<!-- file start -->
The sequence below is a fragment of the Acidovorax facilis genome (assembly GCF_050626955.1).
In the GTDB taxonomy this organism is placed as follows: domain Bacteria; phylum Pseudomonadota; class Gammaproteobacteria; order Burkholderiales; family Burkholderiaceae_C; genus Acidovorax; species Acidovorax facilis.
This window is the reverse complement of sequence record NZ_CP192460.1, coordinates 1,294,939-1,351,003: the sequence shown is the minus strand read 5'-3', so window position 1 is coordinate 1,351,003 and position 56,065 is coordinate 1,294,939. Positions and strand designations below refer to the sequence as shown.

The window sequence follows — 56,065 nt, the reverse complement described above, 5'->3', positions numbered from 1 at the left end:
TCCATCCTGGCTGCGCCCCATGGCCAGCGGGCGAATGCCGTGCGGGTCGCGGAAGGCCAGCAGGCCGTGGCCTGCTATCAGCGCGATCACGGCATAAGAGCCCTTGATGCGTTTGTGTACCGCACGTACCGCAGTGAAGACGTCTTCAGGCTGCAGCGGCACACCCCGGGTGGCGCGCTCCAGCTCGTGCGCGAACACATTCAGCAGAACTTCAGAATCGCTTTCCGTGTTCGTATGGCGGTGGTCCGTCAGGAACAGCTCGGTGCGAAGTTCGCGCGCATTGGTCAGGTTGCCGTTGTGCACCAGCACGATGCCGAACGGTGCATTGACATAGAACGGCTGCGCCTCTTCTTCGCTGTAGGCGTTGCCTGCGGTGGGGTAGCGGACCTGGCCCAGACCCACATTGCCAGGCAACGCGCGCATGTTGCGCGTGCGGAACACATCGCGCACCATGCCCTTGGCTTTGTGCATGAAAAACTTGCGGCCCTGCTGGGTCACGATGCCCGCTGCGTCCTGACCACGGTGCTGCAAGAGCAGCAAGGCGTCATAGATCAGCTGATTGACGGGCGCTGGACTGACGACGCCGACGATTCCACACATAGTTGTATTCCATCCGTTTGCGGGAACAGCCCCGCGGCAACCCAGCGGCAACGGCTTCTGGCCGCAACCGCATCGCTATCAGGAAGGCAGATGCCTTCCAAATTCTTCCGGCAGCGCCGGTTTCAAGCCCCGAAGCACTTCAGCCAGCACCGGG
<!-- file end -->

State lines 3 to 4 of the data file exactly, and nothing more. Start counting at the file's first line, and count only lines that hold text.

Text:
This window is the reverse complement of sequence record NZ_CP192460.1, coordinates 1,294,939-1,351,003: the sequence shown is the minus strand read 5'-3', so window position 1 is coordinate 1,351,003 and position 56,065 is coordinate 1,294,939. Positions and strand designations below refer to the sequence as shown.

The window sequence follows — 56,065 nt, the reverse complement described above, 5'->3', positions numbered from 1 at the left end: